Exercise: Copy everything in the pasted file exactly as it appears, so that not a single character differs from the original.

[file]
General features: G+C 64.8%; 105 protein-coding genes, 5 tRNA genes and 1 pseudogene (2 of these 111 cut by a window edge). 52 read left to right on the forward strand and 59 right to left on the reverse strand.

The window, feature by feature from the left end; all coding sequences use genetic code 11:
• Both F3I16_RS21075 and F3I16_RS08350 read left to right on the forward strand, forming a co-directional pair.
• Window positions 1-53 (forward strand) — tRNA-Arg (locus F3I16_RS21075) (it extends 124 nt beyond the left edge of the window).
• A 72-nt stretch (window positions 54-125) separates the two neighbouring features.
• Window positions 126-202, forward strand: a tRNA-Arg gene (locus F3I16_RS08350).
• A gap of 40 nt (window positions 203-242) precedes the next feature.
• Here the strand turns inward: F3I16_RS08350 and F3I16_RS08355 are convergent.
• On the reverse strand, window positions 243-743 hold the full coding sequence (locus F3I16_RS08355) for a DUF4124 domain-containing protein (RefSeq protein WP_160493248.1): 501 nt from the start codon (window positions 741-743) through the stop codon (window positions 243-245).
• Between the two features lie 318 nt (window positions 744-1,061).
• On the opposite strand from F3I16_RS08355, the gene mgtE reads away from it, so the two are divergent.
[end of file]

General features: G+C 64.8%; 105 protein-coding genes, 5 tRNA genes and 1 pseudogene (2 of these 111 cut by a window edge). 52 read left to right on the forward strand and 59 right to left on the reverse strand.

The window, feature by feature from the left end; all coding sequences use genetic code 11:
• Both F3I16_RS21075 and F3I16_RS08350 read left to right on the forward strand, forming a co-directional pair.
• Window positions 1-53 (forward strand) — tRNA-Arg (locus F3I16_RS21075) (it extends 124 nt beyond the left edge of the window).
• A 72-nt stretch (window positions 54-125) separates the two neighbouring features.
• Window positions 126-202, forward strand: a tRNA-Arg gene (locus F3I16_RS08350).
• A gap of 40 nt (window positions 203-242) precedes the next feature.
• Here the strand turns inward: F3I16_RS08350 and F3I16_RS08355 are convergent.
• On the reverse strand, window positions 243-743 hold the full coding sequence (locus F3I16_RS08355) for a DUF4124 domain-containing protein (RefSeq protein WP_160493248.1): 501 nt from the start codon (window positions 741-743) through the stop codon (window positions 243-245).
• Between the two features lie 318 nt (window positions 744-1,061).
• On the opposite strand from F3I16_RS08355, the gene mgtE reads away from it, so the two are divergent.